Is the legal industry a buyer’s market or a seller’s market?
Legal market analyst Jordan Furlong recently released a groundbreaking guide to creating a client-centered law firm, titled Law is a Buyer’s Market. In Furlong’s view, a combination of economic instability and technological advancement has already created a new landscape for the delivery of legal services.
Furlong points out that software that assists in document-intensive practice areas (such as bankruptcy or immigration law) has already changed the practice of law. These tools act as partial substitutes for lawyers and are nearly indistinguishable from them when it comes to completing formulaic tasks—not to mention, they’re also much cheaper.
Furlong predicts that, as similar innovations come to the legal market, firms will fail if they do not change to serve clients more efficiently.
Ultimately, we agree with Furlong that the market for legal services is changing. If that is true, then the law firms that have organized themselves to succeed in a buyer’s market—those that have created a client-centered law firm—will be best positioned for success.
Why law is still a seller’s market
Even though the market is changing, law is still very much a seller’s market. The industry has a long way to go before consumers are truly in the driver’s seat.
Economists would tell you that a buyer’s market is characterized by some of the following attributes:
- There are more sellers than buyers.
- Service is competitive, fast, and responsive.
- Risks of cost uncertainty are borne by the seller.
- Prices are consistent, transparent, and low.
- Buyers have some control over costs.
- Buyers have data about services and service providers.
- Charges and bills are clear and easy to understand.
Most clients would not recognize this list of “buyer’s market” characteristics in their law firm. There are many more clients than lawyers in the legal industry (i.e., more buyers than sellers), which is a problem that exacerbates the access to justice crisis. Lawyers may have to compete for clients, but very few clients have the capacity to compare law firms for service.
Furthermore, in the legal industry, information about sellers (lawyers) and what exactly they are selling is not readily available, unlike when you purchase other goods and services. In part because so much information is unavailable, products are not commoditized, and costs are not transparent. There is very little innovation in business practices, products, or legal advice among law firms.
The persistence of hourly billing is one of the strongest indicators that legal services are not yet a buyer’s market. Law firms have the most information about the areas of law in which they specialize. They’ve done this many times before, so they have information about similar matters: They know how long each case took to close, how much each one cost, exceptional risks, and the firm’s rate of effectiveness or success.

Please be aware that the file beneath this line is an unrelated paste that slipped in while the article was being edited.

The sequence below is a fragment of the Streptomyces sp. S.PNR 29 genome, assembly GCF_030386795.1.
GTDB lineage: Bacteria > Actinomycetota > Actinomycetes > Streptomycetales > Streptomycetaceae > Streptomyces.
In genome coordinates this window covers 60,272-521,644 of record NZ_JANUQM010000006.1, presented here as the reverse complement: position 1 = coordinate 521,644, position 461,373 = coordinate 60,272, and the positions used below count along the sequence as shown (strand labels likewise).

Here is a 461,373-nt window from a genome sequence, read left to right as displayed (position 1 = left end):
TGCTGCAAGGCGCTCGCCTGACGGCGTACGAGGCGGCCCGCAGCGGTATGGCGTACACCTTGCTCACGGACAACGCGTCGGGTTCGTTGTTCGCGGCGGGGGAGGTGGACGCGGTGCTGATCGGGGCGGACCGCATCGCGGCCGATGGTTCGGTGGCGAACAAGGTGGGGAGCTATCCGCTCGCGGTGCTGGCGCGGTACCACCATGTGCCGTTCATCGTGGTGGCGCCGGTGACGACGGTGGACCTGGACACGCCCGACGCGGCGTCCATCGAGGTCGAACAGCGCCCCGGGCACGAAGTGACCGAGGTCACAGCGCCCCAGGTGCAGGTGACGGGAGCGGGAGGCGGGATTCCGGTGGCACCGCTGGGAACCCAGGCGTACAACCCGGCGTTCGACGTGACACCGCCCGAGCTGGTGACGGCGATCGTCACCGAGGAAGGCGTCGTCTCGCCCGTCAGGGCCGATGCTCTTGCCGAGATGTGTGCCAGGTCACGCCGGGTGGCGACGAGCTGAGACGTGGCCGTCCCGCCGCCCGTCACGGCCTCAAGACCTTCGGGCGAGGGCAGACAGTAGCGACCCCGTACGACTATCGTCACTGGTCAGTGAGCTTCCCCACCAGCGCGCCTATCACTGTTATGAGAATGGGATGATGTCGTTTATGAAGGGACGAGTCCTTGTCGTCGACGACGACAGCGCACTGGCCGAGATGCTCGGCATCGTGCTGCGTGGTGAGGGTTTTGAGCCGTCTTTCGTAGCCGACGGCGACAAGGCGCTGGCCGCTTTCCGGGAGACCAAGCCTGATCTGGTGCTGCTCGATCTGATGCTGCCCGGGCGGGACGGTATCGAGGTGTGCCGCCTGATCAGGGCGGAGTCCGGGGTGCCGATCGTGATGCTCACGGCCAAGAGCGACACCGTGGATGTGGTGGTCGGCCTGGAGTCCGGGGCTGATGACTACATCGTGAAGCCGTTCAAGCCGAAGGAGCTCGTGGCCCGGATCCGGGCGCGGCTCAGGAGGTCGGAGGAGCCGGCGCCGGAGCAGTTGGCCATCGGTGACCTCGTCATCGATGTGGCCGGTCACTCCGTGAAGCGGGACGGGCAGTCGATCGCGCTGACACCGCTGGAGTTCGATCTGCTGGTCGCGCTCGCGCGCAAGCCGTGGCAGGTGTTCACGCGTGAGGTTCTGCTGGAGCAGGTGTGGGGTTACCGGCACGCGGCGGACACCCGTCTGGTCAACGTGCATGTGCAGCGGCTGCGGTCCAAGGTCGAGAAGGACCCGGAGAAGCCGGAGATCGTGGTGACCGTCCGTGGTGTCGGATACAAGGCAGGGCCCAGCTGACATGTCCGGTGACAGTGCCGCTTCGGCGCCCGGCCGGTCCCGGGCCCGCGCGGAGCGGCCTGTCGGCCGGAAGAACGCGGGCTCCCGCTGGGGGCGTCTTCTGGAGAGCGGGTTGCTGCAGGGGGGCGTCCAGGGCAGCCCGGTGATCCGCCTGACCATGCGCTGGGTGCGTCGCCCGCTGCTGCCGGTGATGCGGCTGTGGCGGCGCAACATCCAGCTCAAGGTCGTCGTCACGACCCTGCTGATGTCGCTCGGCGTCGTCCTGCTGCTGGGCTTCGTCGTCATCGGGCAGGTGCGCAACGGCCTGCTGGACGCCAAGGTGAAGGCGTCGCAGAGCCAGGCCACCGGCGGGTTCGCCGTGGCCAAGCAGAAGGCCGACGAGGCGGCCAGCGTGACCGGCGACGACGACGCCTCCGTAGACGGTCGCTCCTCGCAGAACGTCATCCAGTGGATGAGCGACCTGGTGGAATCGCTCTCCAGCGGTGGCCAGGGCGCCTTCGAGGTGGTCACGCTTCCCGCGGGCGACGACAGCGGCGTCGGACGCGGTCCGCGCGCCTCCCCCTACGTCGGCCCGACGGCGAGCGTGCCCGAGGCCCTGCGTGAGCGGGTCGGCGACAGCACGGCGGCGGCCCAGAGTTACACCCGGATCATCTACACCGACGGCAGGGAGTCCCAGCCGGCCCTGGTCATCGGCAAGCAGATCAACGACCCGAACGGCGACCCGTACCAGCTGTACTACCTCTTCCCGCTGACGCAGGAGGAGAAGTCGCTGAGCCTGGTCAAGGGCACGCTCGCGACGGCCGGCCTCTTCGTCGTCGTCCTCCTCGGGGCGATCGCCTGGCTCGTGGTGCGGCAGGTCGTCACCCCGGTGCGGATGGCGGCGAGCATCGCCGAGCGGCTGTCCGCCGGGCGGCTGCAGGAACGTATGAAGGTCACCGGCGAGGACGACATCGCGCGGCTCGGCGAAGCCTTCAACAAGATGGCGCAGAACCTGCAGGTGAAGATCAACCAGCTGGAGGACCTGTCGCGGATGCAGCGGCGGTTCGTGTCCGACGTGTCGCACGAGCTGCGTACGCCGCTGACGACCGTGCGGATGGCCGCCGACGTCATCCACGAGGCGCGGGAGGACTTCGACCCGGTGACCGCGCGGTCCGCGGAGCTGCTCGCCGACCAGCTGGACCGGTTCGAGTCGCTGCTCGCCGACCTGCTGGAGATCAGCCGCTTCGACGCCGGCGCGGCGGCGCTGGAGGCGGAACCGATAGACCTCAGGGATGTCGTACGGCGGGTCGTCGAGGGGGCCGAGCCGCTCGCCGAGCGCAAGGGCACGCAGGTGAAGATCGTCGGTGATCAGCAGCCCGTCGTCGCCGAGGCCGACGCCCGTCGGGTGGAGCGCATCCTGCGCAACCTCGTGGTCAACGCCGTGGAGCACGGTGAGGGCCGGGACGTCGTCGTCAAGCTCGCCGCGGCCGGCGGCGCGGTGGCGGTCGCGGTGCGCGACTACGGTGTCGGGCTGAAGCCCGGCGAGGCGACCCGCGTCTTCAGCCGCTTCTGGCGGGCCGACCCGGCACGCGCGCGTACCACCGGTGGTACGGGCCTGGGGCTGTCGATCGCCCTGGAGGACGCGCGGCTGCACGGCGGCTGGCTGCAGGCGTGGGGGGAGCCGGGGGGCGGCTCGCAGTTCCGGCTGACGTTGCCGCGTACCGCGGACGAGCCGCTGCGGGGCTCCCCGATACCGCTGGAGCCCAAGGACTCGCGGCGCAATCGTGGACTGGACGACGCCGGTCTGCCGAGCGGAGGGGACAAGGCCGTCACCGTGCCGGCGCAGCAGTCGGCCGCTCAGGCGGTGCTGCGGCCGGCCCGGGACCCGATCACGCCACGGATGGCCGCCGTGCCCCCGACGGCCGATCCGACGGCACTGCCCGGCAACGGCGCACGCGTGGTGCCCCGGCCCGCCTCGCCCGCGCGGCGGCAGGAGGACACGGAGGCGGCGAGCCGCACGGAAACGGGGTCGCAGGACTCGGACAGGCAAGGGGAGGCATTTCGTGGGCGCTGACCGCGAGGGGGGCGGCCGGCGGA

Despite this information asymmetry, clients bear the risk that matters will cost more or take longer than anticipated. Unlike other industries, there is no adequate force standardizing costs and standardizing a market for fees so that clients can compare outcomes.
We don’t say this to be critical of lawyers or law firms—we’re both lawyers, and we’re sympathetic to the ethical constraints under which lawyers practice. However, it’s clear from even this brief analysis that the legal services market is a seller’s market.
How Lawyers Can Succeed in a Buyer’s Market
Although legal services are not yet a buyer’s market, the market is moving in that direction, as Furlong points out. In a changing marketplace, firms that put clients at the center of their practices will be more competitive.
If you ask clients, they would be hard-pressed to distinguish one firm from another. Most law firms describe their practices in the exact same way—collegial, professional, having the highest standards of ethical conduct, and similar unquantifiable platitudes.
Even in a seller’s market, putting clients first is the surest way to differentiate your law firm in a way that matters for clients.
So what would a client-centered law firm look like? Here are six things you can do to make your firm more client-centered, therefore positioning it to succeed in the coming buyer’s market for law.
1. Be fast, responsive, and human
In a buyer’s market, sellers compete to offer the best customer support, and everyone benefits as a result.
When it comes to client relationships, law firms need to match, if not exceed expectations. That means simple things like proactive status updates, timely responses to questions, and answers that respect clients’ appetites for risk, rather than easy firm wins.
Legal services are a service industry. Our clients should know that we are qualified to give legal advice, but also that when they hire us, they are no longer alone—that we stand with them and face their troubles with them. We should let them know that, although their problems seem daunting, we have faced these problems (and worse) before.
In these situations, we must make it clear that we’re there to serve all of our client’s needs, not just their legal ones.
Humanity is at the core of any good customer relationship. It sounds simple, but clients have to understand that you are genuinely concerned about solving their problems with expertise and speed.
The types of legal problems that clients come to firms with are often some of the most important and stressful matters that they will ever have to conquer. Clients deserve clear and fast responses to all of their questions throughout the process—no excuses.
2. Be clear about cost
When it comes to pricing legal services, there are many variables outside of an attorney’s control, but clients should not be the only risk bearer when the unpredictable occurs.
Alternative fee arrangements (priced correctly) can increase client confidence and generate accountability by demonstrating that firms are willing to share risk. As a result of handling many legal matters, firms have more information than clients about the time, level of effort, and cost of given matters. They should, wherever possible, use that information to create transparent, fixed fees for routine legal matters.